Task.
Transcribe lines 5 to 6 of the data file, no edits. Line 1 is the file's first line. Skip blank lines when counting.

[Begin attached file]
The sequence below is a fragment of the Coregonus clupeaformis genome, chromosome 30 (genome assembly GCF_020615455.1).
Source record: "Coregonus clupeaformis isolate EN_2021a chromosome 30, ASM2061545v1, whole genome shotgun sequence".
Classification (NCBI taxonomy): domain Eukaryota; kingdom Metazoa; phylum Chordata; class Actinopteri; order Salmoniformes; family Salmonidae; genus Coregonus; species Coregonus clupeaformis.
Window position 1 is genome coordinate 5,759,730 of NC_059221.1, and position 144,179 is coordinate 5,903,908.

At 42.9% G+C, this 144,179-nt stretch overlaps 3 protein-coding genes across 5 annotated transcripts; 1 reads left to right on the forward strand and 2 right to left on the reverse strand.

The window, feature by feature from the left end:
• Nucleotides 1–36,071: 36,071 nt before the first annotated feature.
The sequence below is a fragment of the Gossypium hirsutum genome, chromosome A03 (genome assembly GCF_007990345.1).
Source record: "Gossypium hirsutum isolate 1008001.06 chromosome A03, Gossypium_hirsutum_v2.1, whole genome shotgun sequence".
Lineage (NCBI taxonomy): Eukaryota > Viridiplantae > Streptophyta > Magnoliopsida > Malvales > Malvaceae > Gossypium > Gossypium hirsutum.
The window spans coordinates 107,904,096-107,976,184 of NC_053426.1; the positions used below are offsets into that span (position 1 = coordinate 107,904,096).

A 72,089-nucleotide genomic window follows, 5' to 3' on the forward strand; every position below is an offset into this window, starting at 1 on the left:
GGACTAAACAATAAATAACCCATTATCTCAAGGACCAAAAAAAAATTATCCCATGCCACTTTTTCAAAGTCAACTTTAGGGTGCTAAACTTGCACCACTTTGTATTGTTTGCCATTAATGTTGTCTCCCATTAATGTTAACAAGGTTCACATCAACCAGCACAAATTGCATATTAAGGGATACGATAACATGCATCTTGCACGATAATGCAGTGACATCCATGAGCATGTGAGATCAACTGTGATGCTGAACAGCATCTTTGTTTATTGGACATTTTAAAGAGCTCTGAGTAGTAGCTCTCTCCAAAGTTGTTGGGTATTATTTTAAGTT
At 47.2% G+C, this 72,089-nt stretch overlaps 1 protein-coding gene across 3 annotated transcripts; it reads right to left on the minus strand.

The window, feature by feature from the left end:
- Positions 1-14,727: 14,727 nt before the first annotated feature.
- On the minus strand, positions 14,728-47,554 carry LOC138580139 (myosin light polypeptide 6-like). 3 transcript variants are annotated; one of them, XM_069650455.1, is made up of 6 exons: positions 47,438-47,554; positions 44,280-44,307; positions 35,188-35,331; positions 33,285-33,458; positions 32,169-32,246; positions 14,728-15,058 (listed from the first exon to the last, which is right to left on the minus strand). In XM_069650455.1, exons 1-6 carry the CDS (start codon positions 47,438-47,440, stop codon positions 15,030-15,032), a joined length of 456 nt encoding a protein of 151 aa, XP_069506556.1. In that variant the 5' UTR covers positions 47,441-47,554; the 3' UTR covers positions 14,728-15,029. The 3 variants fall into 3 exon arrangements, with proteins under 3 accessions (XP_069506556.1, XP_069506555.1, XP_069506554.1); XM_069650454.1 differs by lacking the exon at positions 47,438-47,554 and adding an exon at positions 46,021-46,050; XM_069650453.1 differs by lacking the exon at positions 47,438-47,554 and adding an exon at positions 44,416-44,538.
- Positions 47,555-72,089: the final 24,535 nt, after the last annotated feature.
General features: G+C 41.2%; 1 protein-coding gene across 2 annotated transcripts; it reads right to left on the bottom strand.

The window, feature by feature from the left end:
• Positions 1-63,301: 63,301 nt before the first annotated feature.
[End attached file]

At 42.9% G+C, this 144,179-nt stretch overlaps 3 protein-coding genes across 5 annotated transcripts; 1 reads left to right on the forward strand and 2 right to left on the reverse strand.

The window, feature by feature from the left end: